But  "This notion that "self" is illusory " I cannot make sense of in any real way. If you exist, you must be a self somewhere in there, right? As an atom is to a molecule, the large whole does exist in a definable fashion regardless of whether or not you can break it into smaller parts. I don't know how to discuss consciousness, but certainly there is a difference between living things and non-living things, and that difference is largely some ability to recognize 'self', isn't it?

One of the other conditions of possibility.

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« Reply #9 on: July 28, 2015, 03:41:52 pm »
But  "This notion that "self" is illusory " I cannot make sense of in any real way. If you exist, you must be a self somewhere in there, right? As an atom is to a molecule, the large whole does exist in a definable fashion regardless of whether or not you can break it into smaller parts. I don't know how to discuss consciousness, but certainly there is a difference between living things and non-living things, and that difference is largely some ability to recognize 'self', isn't it?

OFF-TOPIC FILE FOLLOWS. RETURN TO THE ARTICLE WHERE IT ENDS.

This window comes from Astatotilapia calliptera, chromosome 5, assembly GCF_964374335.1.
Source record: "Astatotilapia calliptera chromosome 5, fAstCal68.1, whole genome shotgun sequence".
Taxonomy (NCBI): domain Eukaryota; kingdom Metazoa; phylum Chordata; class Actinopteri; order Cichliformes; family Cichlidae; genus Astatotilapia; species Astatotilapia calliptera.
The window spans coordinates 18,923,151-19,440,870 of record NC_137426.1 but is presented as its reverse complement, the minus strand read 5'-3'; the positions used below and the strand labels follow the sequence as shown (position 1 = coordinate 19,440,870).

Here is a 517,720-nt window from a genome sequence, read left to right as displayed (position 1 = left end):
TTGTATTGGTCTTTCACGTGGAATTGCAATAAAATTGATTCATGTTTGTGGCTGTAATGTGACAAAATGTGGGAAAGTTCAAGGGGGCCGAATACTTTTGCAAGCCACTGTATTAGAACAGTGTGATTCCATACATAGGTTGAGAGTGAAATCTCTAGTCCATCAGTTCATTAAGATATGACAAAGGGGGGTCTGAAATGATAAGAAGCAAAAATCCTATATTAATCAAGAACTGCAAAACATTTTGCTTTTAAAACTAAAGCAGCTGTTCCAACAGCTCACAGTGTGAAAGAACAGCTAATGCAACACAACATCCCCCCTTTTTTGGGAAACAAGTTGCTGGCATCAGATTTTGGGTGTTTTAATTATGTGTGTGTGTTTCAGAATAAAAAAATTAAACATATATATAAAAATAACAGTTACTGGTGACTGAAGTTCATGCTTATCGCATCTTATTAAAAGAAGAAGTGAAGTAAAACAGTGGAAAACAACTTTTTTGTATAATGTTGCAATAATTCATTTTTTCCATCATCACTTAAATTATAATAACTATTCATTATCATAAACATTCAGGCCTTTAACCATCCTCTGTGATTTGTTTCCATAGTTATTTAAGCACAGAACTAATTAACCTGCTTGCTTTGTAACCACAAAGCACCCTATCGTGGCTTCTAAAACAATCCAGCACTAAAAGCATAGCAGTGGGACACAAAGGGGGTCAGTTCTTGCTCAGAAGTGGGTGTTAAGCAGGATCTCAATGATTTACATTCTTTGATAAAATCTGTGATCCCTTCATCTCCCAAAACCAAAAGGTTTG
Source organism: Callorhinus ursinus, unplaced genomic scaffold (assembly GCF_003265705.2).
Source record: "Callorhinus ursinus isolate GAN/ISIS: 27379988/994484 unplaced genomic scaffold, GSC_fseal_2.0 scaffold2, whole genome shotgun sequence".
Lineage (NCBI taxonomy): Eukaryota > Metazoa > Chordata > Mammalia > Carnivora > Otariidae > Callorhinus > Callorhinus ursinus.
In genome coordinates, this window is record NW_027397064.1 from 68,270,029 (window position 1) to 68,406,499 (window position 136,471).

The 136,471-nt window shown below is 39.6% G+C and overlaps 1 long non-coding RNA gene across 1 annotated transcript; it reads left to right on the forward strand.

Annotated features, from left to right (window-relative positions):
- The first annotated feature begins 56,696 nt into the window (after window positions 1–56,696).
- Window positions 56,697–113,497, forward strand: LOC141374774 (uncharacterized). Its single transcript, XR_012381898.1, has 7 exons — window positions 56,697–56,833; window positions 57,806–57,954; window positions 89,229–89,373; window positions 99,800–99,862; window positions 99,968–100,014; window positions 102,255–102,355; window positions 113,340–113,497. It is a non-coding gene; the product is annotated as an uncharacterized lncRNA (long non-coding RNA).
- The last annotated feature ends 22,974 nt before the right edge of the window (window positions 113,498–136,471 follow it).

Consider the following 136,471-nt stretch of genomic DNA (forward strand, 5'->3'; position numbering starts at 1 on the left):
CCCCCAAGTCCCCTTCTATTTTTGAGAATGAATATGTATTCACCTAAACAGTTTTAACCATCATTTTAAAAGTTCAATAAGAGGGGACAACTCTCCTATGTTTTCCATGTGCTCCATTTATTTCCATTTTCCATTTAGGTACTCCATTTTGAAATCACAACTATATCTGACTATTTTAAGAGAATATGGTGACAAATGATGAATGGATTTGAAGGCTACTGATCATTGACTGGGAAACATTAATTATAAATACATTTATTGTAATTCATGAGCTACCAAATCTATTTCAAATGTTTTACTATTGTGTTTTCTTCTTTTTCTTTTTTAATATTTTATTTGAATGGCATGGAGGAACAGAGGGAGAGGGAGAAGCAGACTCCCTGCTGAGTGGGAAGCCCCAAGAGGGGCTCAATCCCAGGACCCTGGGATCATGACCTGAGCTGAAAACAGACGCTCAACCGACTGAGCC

Well, I think that really depends highly on what you define "The Self" as though.  Certainly consciousness exists, because we experience it.  The question is though, is it (really) what we feel it is?

I can tend to agree with the wide ascertain that what we experience as "The Self" (as a director, as the operator) is indeed not what it actually is.  Our brain does what it wants when it wants, whether we are conscious of it or not.  In fact, research has kind of shown that our brain (without thought, consciousness, The Self) actually runs the show, not the reverse.  Decisions are made, then consciousness is informed, with the feeling of "I made this choice" (I being The Self, here).